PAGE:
About Elderberry Wisdom Farm

Our Native America nonprofit corporation, Elderberry Wisdom Farm, was created to assist Native Americans as they integrate academics, experiential service learning activities and cultural and ecological knowledge while creating their own agricultural and horticultural career pathways.

Our 501(c)(3) nonprofit is currently accomplishing three initiatives. The TEK and Habitat Restoration Workforce Development Project; Chemawa Journey of Transformation and the Martin High Bear biography. More information is available on our Projects page at this website.

 

Our TEK and Habitat Restoration Workforce Development Project is providing a culturally-tailored learning model designed to train and mentor Native Americans of all ages who are pursuing agricultural and horticultural careers.

 

This career pathway planning initiative will open the door for Native Americans, Alaskan Native, Native Hawaiian and Pacific Islanders to a wide range of option.  We are promoting opportunities for them to enter the environmental restoration economy, especially including horticultural and agricultural microenterprise businesses that become part of our future intentional farm coop community of Native American farmers and horticulturalists. Our experiential service learning is expanding opportunities for Interns to complete habitat restoration and other careers with conservation groups, government agencies, local native plant nurseries, and farms. Some of our interns are also pursuing advanced degrees in higher education.

Diverse collaborative partners have agreed to support our efforts to assist younger generations of emerging Native American leaders and role models who are committed to help accomplish environmental restoration in their sacred landscapes. This has helped us to successfully integrate traditional knowledge and experiential learning opportunities with western science academics. These partnerships are expanding throughout 2022 as we formalize our relationships.

Elderberry Wisdom Farm is also committed to Native American health and wellness resiliency. By reconnecting project participants to their Oldest Grandmother, our Earth Mother, our cohorts of Native interns are being gifted with healing. No matter where we are from, no matter what our color, ethnicity, or age, she is still our Grandmother Earth. She provides the peace and tranquility that can only come from the gift of spiritual connection with Creator and their diverse ancestry.

We are especially committed to raising public awareness of Native Americans' prophetic role of helping all peoples learn to care for the earth and for one another with respect and honor. Therefore, plans include providing public audiences with multimedia programming and public cultural events to strengthen awareness and understanding of the cultural heritage and traditional knowledge of Native American elders, cultural leaders and indigenous scientists. Because of our commitment to race reconciliation, we are creating a strategic communications plan that will help increasingly inclusive communities to strengthen their appreciation and respect for the wisdom and knowledge of Native American wisdom keepers.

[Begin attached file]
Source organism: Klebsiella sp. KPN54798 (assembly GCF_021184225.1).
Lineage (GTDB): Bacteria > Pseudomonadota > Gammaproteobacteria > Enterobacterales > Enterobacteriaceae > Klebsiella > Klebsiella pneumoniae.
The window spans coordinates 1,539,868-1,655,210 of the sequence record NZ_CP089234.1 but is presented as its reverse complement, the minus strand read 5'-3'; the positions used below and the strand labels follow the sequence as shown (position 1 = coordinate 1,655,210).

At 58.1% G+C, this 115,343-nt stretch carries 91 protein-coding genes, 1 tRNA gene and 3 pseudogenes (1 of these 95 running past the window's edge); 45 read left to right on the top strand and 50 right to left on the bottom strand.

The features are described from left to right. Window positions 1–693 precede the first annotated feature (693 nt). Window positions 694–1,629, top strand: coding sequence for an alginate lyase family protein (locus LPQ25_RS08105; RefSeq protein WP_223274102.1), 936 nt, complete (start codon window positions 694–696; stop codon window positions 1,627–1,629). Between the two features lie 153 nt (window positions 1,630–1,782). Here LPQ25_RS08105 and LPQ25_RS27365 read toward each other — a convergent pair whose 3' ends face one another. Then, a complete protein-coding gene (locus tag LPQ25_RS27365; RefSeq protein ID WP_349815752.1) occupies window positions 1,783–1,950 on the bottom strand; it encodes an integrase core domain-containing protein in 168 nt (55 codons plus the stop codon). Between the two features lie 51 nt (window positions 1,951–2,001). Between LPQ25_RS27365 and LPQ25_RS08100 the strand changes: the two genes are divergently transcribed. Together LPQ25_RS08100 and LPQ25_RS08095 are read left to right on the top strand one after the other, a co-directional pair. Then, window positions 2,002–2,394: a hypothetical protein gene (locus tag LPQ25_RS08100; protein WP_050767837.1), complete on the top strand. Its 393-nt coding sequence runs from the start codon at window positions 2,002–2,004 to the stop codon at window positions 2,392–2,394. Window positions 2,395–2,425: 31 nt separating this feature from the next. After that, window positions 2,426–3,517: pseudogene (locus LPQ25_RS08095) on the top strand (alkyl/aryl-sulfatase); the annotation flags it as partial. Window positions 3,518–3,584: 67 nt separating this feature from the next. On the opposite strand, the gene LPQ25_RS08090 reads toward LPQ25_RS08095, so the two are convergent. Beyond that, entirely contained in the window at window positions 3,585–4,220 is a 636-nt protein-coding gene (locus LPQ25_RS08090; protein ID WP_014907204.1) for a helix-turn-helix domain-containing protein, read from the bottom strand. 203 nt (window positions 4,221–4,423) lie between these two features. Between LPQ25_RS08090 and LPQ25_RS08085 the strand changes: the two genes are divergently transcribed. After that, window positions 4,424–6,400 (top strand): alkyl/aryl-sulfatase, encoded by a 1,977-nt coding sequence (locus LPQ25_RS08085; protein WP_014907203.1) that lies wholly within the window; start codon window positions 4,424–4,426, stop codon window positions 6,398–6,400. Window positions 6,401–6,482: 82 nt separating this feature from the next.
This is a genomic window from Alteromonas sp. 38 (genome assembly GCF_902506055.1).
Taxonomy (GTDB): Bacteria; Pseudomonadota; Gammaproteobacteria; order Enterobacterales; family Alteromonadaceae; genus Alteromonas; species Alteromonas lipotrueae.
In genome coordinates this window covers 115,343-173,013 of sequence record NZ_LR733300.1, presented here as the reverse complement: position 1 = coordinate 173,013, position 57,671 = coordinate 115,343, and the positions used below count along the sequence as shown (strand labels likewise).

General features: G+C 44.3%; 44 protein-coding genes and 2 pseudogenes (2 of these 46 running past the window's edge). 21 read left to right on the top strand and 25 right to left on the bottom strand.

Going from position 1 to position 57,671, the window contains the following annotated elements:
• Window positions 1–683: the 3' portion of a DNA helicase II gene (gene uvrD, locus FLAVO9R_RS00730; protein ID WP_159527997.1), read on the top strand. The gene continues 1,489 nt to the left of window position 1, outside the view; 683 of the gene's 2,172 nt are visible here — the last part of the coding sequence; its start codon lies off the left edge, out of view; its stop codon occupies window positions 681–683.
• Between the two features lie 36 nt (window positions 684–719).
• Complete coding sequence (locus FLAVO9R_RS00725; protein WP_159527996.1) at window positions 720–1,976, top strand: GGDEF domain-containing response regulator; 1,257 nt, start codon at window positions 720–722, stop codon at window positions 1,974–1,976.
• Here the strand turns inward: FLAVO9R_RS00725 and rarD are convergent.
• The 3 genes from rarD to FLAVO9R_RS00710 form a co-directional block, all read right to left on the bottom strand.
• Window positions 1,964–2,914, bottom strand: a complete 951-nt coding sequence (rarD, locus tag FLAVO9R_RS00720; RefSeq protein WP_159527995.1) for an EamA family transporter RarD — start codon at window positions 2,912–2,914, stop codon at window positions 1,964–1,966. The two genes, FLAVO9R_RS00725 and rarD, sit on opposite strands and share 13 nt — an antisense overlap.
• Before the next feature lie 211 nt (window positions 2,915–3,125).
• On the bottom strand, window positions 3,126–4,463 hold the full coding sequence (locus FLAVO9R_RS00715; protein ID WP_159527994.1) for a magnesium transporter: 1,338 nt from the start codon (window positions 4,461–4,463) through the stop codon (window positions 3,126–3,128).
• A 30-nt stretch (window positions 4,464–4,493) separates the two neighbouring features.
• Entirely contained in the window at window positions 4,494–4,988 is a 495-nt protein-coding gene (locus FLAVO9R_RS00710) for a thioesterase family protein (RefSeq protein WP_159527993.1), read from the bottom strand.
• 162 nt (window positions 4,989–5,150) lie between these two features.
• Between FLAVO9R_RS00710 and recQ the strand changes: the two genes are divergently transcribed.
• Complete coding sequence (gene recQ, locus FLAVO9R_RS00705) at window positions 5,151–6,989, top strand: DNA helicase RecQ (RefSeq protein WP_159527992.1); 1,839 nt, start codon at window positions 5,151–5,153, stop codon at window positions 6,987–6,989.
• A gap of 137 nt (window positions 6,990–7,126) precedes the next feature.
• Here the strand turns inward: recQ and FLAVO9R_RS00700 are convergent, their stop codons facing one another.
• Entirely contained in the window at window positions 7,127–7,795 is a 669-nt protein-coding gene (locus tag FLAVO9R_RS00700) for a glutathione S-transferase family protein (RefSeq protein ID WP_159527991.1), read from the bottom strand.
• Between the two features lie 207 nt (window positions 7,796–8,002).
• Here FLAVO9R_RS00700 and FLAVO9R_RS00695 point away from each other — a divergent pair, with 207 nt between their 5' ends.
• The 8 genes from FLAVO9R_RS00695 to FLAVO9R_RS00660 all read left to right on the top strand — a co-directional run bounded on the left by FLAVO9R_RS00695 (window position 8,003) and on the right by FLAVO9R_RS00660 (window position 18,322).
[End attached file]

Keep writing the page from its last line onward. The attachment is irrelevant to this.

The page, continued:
Much service learning work has occurred at Blue Elderberry Farm which is located in rural south Marion County, Oregon. It began with our two-acre farm and has evolved into a 19.7-acre property with a recent purchase of SA (Special Agriculture) land north of our farm. As the land is restored, interns will be able to expand the new 350-foot pollinator hedgerow and Blue Elderberry patch, plus the 24’ x 48’ multi-purpose semi-gable greenhouse which includes inside and outside raised beds.

 

In 2022, we will also develop the 11-acre organic farm property which has been offered to us on a long-term lease by a generous colleague. Because of the rich Woodburn silt soil and irrigation already established, we will be able to train emerging Native American farmers to develop their own farming microenterprises. We will seek land for a public housing project in 2023 where our farmers and horticulturalists can form an intentional coop community and live in an environment where our Native American cultural values and spiritual qualities can prevail.


Information about our newest project, the Chemawa Journey of Transformation, will be published in future editions of our newsletter through 2022. We have worked for over a decade to cultivate the collaborative relationships and funding to support our youth, especially vulnerable Native American high school students at Chemawa Indian School. This five-year research project is being coordinated by the Indigenous Wellness Research Institute at University of Washington and is funded by National Institute for Mental Health at National Institute for Health. Monthly updates on this project will also be published on the Projects page. Position descriptions will be published on our Jobs page and promoted on our social media pages.

 

The Seven Commandments of the Sacred Buffalo Calf Maiden:  Martin High Bear (1919-1995) The High Bear biography was given to Elderberry Wisdom’s Founder Rose High Bear as a personal project by the Spirit World in 1988. In order to accomplish this challenge and raise her awareness of the special culture and history of her late husband’s heritage, she conducted two oral history recording projects in 1999 and 2000 and again in 2004 and 2005. She has since researched the biography in preparation for completion and publishing. Updates will be provided in our newsletters and on our Projects page through 2022.

 

For more information about any of our initiatives and receive monthly updates, you are welcome to sign up for our monthly e-newsletter at the home page of our website.  You can also feel free to leave inquiries and comments on our Contact Us page.